I am using LuaLaTeX with opentype fonts. None of the fonts are TeX fonts; they are either commercially licensed, or custom-made. No problem, everything is working great so far.

Is it possible to detect which font is being used at a particular point in a string of text? (EDIT Answer: Yes. See below). I saw this:

How can I test for the current font?

But it does not seem to work outside of TeX fonts. (EDIT Actually, yes it does.)

Here is why I wish to know: I have a custom glyph that comes in variations, in a custom font. The variations in size and weight are harmonious with surrounding fonts (Garamond, Utopia, Palatino, SourceSans, whatever). If the user changes the surrounding font, I would like the custom glyph to automatically change, using a command that detects the surrounding font and picks the correct glyph variation.

Note that the locally-used font, in a text string, may be different from the document defaults.

If this is a really big coding issue, then it would be easier for me to ignore it, and change the glyphs by hand. But if it's simple, can you point me in the right direction?

SECOND EDIT: MWE, now changed to show how it works. Thanks, egreg. I didn't catch the part about \expandafter\string earlier.

% !TeX program = LuaLaTeX
% !TEX encoding = UTF-8
\documentclass[12pt]{article}
\usepackage{fontspec}
\usepackage{polyglossia}
\setdefaultlanguage{english}
\newfontfamily{\fGaramond}{Adobe Garamond Pro}[ ]
\newcommand\fontGaramond[1]{{\fGaramond #1}}
\newfontfamily{\fMyriad}{Myriad Pro}[ ]
\newcommand\fontMyriad[1]{{\fMyriad #1}}
\setmainfont{Adobe Garamond Pro}
\begin{document}
This text is in the main font, Garamond.
Code: {\expandafter\string\the\font} is here. \fontMyriad{But this is in Myriad.
Code: {\expandafter\string\the\font} is here.}
Back to Garamond.\par
\end{document}

result

  • Have you looked into the \newfontfeature macro of the fontspec package? This macro should let you program up the custom glyph substitution in advance, i.e., in a way that doesn't require knowledge of which font is in use at the moment. (Of course, the glyph variant has to be available for all fonts that will be used, but that appears to be the case anyway.) – Mico May 1 '16 at 20:10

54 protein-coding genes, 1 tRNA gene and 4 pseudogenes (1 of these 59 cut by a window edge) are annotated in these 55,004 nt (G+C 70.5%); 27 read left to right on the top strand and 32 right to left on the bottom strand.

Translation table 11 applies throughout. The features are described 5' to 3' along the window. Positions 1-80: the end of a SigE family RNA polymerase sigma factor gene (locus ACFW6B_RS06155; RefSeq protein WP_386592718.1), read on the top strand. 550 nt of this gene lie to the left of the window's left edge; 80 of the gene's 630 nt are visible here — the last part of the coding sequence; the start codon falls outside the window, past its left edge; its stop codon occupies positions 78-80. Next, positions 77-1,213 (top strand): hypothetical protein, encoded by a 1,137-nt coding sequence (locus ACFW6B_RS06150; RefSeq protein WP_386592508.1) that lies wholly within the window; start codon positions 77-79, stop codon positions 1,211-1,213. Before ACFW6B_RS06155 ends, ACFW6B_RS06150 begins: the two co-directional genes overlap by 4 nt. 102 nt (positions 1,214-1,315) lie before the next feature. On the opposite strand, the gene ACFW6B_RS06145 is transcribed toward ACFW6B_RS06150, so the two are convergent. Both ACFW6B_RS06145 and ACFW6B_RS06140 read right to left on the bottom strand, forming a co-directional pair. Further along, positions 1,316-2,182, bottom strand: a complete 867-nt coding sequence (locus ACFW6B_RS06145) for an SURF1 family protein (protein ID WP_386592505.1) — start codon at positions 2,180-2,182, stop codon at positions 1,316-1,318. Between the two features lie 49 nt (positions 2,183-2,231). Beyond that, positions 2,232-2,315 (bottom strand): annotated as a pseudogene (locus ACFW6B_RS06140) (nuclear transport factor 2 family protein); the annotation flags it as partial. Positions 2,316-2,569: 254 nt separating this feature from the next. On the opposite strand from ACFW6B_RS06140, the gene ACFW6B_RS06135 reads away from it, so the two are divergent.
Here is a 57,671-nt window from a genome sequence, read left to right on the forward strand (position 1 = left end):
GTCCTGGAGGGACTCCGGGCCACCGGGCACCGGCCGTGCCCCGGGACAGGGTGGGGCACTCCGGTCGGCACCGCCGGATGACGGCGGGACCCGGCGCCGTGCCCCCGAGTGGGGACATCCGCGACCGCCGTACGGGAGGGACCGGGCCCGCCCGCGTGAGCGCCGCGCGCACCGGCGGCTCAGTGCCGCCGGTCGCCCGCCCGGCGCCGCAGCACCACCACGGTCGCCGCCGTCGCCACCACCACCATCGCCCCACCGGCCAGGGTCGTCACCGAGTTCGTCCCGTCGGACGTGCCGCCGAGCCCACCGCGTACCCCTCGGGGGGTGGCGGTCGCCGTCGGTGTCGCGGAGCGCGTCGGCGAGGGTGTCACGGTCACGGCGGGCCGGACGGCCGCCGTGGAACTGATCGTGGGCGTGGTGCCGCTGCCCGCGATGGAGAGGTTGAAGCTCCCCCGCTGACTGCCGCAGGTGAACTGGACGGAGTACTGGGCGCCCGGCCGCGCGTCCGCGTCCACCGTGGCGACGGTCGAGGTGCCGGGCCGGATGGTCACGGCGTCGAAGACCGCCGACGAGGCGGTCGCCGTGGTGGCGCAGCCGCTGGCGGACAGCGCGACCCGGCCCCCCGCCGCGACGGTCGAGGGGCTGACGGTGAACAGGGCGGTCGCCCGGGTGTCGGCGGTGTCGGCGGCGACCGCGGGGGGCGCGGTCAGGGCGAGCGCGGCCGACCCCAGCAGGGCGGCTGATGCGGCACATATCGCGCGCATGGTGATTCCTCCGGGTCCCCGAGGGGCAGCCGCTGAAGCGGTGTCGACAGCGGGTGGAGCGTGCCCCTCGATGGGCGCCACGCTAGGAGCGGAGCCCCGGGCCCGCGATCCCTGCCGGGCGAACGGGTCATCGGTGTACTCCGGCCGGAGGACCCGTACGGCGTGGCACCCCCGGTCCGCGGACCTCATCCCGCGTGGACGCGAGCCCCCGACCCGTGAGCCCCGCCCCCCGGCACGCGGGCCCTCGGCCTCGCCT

• 1
    What do you mean by “it does not seem to work outside of TeX fonts”? Does your machine start crying? Can you make an example? – egreg May 1 '16 at 20:46
  • @egreg - The code in the linked post does run. But if my font is (say) Adobe Caslon Pro, then \the\font returns empty. – user103221 May 1 '16 at 21:42
  • @miko - What you suggest is what I am already doing, successfully. But there is the possibility that the font in use, at a particular point of the document, is not the default font. I will take a second look there. – user103221 May 1 '16 at 21:44
  • 1
    \expandafter\string\the\font – egreg May 1 '16 at 21:49
up vote 3 down vote accepted

The instruction \the\font produces nothing “visible”, but the control sequence that chooses the current font, in the internal NFSS format.

You can produce the string representation of this control sequence by \expandafter\string\the\font. I changed the fonts to some I have.

\documentclass[12pt]{article}
\usepackage{fontspec}
\usepackage{polyglossia}

\setdefaultlanguage{english}

\setmainfont{EB Garamond}
\newfontfamily{\fMyriad}{TeX Gyre Adventor}
\DeclareTextFontCommand{\fontMyriad}{\fMyriad}

\begin{document}
This text is in the main font, Garamond.
Code: {\expandafter\string\the\font} is here. \fontMyriad{But this is in Myriad.
Code: {\expandafter\string\the\font} is here.}
Back to Garamond.\par
\end{document}

Note you don't need \fGaramond, as \normalfont and \textnormal are the equivalent of it and \fontGaramond.

You can obtain more predictable family names if you add the option NFSSFamily:

\documentclass[12pt]{article}
\usepackage{fontspec}
\usepackage{polyglossia}

\setdefaultlanguage{english}

\setmainfont{EB Garamond}[
  NFSSFamily=Garamond
]
\newfontfamily{\fMyriad}{TeX Gyre Adventor}[
  NFSSFamily=Myriad
]
\DeclareTextFontCommand{\fontMyriad}{\fMyriad}

\begin{document}
This text is in the main font, Garamond.
Code: {\expandafter\string\the\font} is here. \fontMyriad{But this is in Myriad.
Code: {\expandafter\string\the\font} is here.}
Back to Garamond.\par
\end{document}

enter image description here

Note that at any time you can inspect the values of

\f@encoding \f@family \f@series \f@shape

as suggested in Mike Renfro's answer in order to make a decision macro; for instance, under \normalfont and assuming the second example, \f@family will expand to Garamond.

  • Thanks, egreg. The \fGaramond is actually part of some other macro that I use, not relevant to my original question. – user103221 May 2 '16 at 0:16

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